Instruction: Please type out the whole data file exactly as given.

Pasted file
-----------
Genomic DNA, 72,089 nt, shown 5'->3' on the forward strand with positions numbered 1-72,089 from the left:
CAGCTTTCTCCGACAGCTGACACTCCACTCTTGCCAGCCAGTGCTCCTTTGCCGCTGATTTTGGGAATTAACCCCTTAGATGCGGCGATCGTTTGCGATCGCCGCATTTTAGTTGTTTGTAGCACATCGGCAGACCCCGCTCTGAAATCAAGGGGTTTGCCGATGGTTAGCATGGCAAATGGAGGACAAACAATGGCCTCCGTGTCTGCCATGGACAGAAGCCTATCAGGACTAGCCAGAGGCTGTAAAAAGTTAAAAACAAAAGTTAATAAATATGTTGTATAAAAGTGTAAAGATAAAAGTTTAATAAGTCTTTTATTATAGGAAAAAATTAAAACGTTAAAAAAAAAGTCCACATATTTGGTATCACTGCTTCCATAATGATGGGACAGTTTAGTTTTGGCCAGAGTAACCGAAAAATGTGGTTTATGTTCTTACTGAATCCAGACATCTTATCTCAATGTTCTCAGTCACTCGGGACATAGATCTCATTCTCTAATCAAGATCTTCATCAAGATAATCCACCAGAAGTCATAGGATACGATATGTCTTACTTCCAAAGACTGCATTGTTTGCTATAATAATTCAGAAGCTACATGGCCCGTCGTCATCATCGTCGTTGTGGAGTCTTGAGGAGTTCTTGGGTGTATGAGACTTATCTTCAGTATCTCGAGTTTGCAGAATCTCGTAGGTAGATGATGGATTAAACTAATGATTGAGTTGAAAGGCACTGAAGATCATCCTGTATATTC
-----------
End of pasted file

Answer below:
Genomic DNA, 72,089 nt, shown 5'->3' on the forward strand with positions numbered 1-72,089 from the left:
CAGCTTTCTCCGACAGCTGACACTCCACTCTTGCCAGCCAGTGCTCCTTTGCCGCTGATTTTGGGAATTAACCCCTTAGATGCGGCGATCGTTTGCGATCGCCGCATTTTAGTTGTTTGTAGCACATCGGCAGACCCCGCTCTGAAATCAAGGGGTTTGCCGATGGTTAGCATGGCAAATGGAGGACAAACAATGGCCTCCGTGTCTGCCATGGACAGAAGCCTATCAGGACTAGCCAGAGGCTGTAAAAAGTTAAAAACAAAAGTTAATAAATATGTTGTATAAAAGTGTAAAGATAAAAGTTTAATAAGTCTTTTATTATAGGAAAAAATTAAAACGTTAAAAAAAAAGTCCACATATTTGGTATCACTGCTTCCATAATGATGGGACAGTTTAGTTTTGGCCAGAGTAACCGAAAAATGTGGTTTATGTTCTTACTGAATCCAGACATCTTATCTCAATGTTCTCAGTCACTCGGGACATAGATCTCATTCTCTAATCAAGATCTTCATCAAGATAATCCACCAGAAGTCATAGGATACGATATGTCTTACTTCCAAAGACTGCATTGTTTGCTATAATAATTCAGAAGCTACATGGCCCGTCGTCATCATCGTCGTTGTGGAGTCTTGAGGAGTTCTTGGGTGTATGAGACTTATCTTCAGTATCTCGAGTTTGCAGAATCTCGTAGGTAGATGATGGATTAAACTAATGATTGAGTTGAAAGGCACTGAAGATCATCCTGTATATTC